to align with the other parties of United Nations concerning climate change (Walker, 2017). The group of
mayors that represents about 44 American states expressed their intentions
regarding climate change by announcing themselves to involve in renewable
energy and energy efficiency by increasing the investment (Walker, 2017). They also
declared to cut their GHGs emissions, create a Clean Energy Economy and to take
positions for environmental justice in spite of their president’s unwillingness
to adoption of Paris Agreement. And these spirit of the Mayors inspired so many
governors to take actions at their state level. There is a group formed “We Are
Still In” consists of more than thousand groups and their intention is to
reduce the country’s emissions and to reach the aim of Paris Agreement and now
they has declared their updated intentions to tackle climate change in COP 23 (Forum, 2017). In the Climate
Mayors statement, the mayors expects the Paris accord to be adopted collectively
and to drive for even stronger climate actions and to work as a group (Walker, 2017). Some
Bipartisan mayors took the determinations to run their cities entirely based on
renewable energy like wind and solar energy, in two decades (Licon, 2017). In the U.S
conference of Mayors 2017, most mayors has made a pact to keep improving their
works to maintain the terms and aims of Paris climate consensus in spite of
knowing that their president are not in the Agreement (Mayors, 2017). Approximately
25 cities including San Diego and Salt Lake City has taken the clean-energy
policy. Some smaller cities like Colorado, Burlington, and Aspen has
successfully generated 100% of energy from renewable source (Licon, 2017).

Although
local and sovereign governments and cities are taking intense actions from
their positions to reach the goals of Paris climate accord, it’s no secret that
it will add an extra power and supremacy to the climate actions when their
National Government decides to stay in the Paris Agreement.

Conclusion

Overall
Paris Agreement has been able to identify the role of SNGs and Local
governments properly. As it was decided in the Agreement that each country will
extend their climate commitments through NDCs and will report to the UNFCCC
secretariat about their emission reductions and adaptation goals till 2030,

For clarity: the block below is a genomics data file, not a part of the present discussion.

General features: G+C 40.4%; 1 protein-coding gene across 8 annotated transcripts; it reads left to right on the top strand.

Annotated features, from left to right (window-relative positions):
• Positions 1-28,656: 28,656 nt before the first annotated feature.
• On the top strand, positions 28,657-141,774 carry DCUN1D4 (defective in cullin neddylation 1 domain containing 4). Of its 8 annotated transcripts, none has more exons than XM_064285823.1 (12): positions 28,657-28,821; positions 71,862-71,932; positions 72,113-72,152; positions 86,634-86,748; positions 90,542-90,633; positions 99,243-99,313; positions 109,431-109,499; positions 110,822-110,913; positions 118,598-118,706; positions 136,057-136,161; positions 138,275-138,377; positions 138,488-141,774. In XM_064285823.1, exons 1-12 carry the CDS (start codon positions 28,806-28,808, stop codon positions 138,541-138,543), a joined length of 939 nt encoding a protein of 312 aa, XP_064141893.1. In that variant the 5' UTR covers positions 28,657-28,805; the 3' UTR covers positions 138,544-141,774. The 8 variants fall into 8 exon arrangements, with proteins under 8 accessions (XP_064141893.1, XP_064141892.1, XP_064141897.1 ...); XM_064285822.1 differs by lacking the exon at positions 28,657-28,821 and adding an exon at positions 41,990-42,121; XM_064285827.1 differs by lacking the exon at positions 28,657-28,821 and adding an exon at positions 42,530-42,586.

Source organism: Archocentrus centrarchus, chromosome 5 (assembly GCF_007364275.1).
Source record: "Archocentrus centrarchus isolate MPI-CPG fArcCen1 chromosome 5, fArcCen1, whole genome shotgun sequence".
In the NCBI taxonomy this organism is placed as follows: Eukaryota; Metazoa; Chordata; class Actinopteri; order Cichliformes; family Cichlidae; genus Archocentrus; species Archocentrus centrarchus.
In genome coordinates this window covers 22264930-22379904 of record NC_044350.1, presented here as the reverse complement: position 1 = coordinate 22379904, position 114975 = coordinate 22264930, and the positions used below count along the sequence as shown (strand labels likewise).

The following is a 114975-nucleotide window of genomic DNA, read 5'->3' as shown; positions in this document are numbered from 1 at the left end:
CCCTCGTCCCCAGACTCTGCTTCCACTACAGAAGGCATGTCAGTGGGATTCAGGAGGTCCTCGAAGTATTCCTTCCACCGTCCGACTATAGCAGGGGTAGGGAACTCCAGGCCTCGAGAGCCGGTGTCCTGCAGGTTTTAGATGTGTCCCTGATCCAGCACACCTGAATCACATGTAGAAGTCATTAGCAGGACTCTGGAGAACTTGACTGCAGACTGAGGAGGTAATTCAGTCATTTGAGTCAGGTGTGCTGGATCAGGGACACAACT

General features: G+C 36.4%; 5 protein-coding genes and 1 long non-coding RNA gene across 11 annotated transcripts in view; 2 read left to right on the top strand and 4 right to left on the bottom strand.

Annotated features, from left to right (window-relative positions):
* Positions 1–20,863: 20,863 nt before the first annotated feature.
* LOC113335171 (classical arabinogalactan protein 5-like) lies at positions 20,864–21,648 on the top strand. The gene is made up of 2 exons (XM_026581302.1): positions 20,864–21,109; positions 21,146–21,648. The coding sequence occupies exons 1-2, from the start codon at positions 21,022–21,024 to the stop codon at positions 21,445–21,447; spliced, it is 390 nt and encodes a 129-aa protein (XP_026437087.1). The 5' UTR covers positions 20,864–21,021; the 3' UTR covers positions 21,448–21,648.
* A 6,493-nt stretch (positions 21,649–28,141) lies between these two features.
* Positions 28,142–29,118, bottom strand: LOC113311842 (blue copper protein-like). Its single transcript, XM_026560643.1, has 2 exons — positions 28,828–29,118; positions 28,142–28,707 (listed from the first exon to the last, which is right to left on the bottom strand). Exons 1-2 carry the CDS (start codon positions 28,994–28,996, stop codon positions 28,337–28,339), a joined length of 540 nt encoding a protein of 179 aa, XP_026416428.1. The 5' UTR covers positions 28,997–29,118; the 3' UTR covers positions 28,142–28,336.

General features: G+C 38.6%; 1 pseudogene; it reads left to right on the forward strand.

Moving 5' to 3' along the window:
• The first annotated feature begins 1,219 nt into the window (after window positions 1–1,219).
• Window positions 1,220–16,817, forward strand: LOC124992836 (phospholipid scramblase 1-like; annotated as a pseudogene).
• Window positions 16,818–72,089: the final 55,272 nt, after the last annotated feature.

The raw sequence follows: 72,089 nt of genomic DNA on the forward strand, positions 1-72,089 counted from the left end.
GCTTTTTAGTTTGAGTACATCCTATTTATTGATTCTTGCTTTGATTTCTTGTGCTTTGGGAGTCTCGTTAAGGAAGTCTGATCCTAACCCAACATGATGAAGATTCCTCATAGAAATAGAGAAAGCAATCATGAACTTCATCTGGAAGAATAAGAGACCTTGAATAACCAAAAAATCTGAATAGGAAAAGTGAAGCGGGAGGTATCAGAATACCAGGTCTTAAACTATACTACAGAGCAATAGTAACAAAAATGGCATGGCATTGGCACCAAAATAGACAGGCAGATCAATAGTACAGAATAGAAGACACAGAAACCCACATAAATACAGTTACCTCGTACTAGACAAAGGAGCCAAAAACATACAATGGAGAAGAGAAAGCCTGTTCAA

SNGs will make these climate actions easier for the countries to maintain and
stay on track. It is no secret that it’s almost unmanageable for a country to
take climate actions and implement those properly without its cities and
structural frameworks assigned by the states (Pasquale Capizzi, Emily Castro, Ingrid Gonzalez,
Robert Kehew, Jakob Lindemann, Patricia Lizarazo, Tangmar Marmon, 2017). So, as the
national commitments should be ambitious according to Paris Agreement- the NDCs
for example, it is no difficult when regional and subnational governments are
well integrated in the national climate policies. Some organization has formed
by recognizing these potential to empower local and subnational governments,
ICLEI (International Council of Local Environmental Initiatives which has
renamed to Local Governments for Sustainability) for instance. ICLEI formed in
1990 with two hundreds city leaders from 50 different country. Since then it
has been participating in negotiations and implementation of international
climate issues under UN conventions as a representative of regional and local viewpoint.
According to the ICLEI Paris Declaration to the Ministers at Cop 21, 2015,
“ICLEI and partners will continue empowering local and SNGs for fighting
contrary to climate change and other issues regarding sustainability by emphasizing
on:

·        
Inspire, expand and scale up local
climate action

·        
Intensify, deepen, and integrate climate
action within all areas of sustainability

·        
Connect, include, and engage with
governments and stakeholders

·        
Encourage transparent, accountable, and
open municipal actions and governance

·        
Resource, empower, and advocate for
transformative actions” (ICLEI, 2015)

It
is an open secret that no policy or agreement can solve the global problem
Climate Change unless the world actively participate in the actions against it
unitedly. However, Paris Agreement is considered as a successful conclusion of
local and subnational government climate initiatives in terms of mobilizations,
recognitions and empowerment. And the number of SNGs are increasing with the
active participation to combat climate change which will lead a green
sustainable world with a better climate in near future.